Tuesday, July 03, 2007

Homebirth advocacy: it's always about misinformation

Recently I offered a challenge to find any homebirth advocacy website that did not rely on mistruths, half truths and deceptions. No one has yet been able to find a single one. That's not surprising since homebirth advocacy appears to be based on mistruths, half truths and deceptions. A recent article on Birthworks, a South African homebirth advocacy website is yet another example of how misinformation and deception are integral to homebirth advocacy. The article, Homebirth - A few words about safety, written by a lay midwife contains the classic erroneous assertions.

In only 8 paragraphs, the author makes quite a few erroneous comments, as well as comments that indicate a general lack of understanding about birth and about statistics. For example:

"Furthermore, we strongly feel that safety is not the issue (if it were there would be no argument: statistics repeatedly demonstrate that homebirth is safer than hospital)"

WRONG. There is no study that demonstrates homebirth to be as safe as hospital birth.

"Furthermore, we strongly feel that safety is not the issue( if it were there would be no argument: statistics repeatedly demonstrate that homebirth is safer than hospital"

WRONG. All the existing studies to date show that hospital birth has a LOWER rate of preventable neonatal mortality.

"the United States ranks 23rd - 24th internationally among industrialised nations in infant mortality."

A sure sign of lack of education and understanding. Infant mortality is neonatal deaths plus infant deaths from 1 month to 1 year. Therefore, it is the wrong statistic to assess obstetric care.

"Suppose physicians everywhere suddenly decided to focus on eliminating choking deaths resulting from the ingestion of food. The medical focus would become: avoid death by choking. To that end, public eating areas would be set up so that people could be observed by health professionals while dining. Standards of ‘’normal’’ eating would be established; perhaps times of the day, blood sugar levels, and chewing patterns would all be calculated in relation to the number of people who choked. Some who had choked before or who were especially at risk (the very young or very old) would be hospitalised during meals to be more carefully monitored..."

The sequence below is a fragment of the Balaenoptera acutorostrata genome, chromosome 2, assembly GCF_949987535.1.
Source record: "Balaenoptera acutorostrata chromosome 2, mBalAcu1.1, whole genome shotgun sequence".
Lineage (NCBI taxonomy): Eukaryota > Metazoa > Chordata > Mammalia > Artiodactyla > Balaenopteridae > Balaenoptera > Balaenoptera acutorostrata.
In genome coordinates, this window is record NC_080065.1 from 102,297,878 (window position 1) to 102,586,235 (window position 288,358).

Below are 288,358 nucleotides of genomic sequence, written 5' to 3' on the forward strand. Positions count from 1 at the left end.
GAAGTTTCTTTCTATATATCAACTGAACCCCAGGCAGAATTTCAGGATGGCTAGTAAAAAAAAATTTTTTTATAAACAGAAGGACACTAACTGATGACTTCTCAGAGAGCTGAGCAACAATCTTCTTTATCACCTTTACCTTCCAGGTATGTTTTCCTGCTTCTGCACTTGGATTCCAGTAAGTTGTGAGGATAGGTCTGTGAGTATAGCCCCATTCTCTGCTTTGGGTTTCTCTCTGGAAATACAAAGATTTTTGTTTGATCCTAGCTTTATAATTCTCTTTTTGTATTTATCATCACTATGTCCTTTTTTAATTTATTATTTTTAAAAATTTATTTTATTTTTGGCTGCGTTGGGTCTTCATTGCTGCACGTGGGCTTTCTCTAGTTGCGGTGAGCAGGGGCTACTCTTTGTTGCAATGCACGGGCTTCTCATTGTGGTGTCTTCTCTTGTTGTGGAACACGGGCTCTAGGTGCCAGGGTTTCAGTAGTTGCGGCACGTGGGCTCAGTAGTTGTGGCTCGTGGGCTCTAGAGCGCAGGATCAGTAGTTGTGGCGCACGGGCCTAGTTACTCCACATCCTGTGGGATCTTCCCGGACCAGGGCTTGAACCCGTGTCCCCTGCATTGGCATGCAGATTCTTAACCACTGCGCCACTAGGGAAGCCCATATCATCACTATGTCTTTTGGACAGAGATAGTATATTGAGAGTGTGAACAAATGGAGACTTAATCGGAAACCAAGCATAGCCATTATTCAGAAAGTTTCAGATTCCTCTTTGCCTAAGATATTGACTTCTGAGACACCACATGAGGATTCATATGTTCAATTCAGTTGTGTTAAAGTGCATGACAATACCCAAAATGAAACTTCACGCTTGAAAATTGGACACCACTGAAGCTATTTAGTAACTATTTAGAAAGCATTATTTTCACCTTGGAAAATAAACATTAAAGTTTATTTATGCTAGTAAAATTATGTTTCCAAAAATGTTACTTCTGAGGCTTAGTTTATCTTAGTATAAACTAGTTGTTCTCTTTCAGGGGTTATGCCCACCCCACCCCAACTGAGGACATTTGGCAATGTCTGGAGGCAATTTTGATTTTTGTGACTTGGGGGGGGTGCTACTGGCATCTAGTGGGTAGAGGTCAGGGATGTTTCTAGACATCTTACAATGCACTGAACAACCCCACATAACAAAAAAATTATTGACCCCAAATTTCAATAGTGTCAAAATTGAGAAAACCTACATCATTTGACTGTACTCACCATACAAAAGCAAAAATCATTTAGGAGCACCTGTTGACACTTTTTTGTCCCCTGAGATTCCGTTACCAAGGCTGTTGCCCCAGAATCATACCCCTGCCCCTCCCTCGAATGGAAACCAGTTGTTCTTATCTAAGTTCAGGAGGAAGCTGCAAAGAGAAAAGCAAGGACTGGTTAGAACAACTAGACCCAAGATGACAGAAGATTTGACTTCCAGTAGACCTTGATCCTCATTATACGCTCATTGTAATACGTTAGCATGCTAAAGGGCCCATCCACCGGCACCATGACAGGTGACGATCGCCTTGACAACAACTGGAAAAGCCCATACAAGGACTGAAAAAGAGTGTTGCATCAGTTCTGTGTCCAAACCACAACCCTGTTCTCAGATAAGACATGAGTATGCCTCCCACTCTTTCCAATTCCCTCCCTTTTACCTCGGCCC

INANE. Let's look at the risks for children. There are approximately 160 choking deaths each year for a rate of 0.004/1000. Compare that to an excess rate of preventable neonatal mortality at homebirth of 1-2/1000 and we find that the risk of a death due to homebirth is 500 times higher than the risk of death from choking. Moreover, as small as that choking risk is, we don't ignore it; we try to lower it. We stress watchful behavior for parents; we teach the Heimlich maneuver; we have laws to prevent toys from becoming choking hazards. If we think it is worth protecting children against the possibility of choking, then it is certainly worth preventing them from dying at homebirth, which poses a much higher risk.

"Statistically, birth at home with skilled midwives provides the very safest care possible for most women."


So in 8 short paragraphs the author rests her support for homebirth on:

ignorance of the existing scientific research
ignorance statistics; infant mortality is not the relevant statistic
a faulty and inappropriate analogy.

As usual, ignorance of basic knowledge about birth, science and statistics is integral to homebirth advocacy.

0 Old Comments: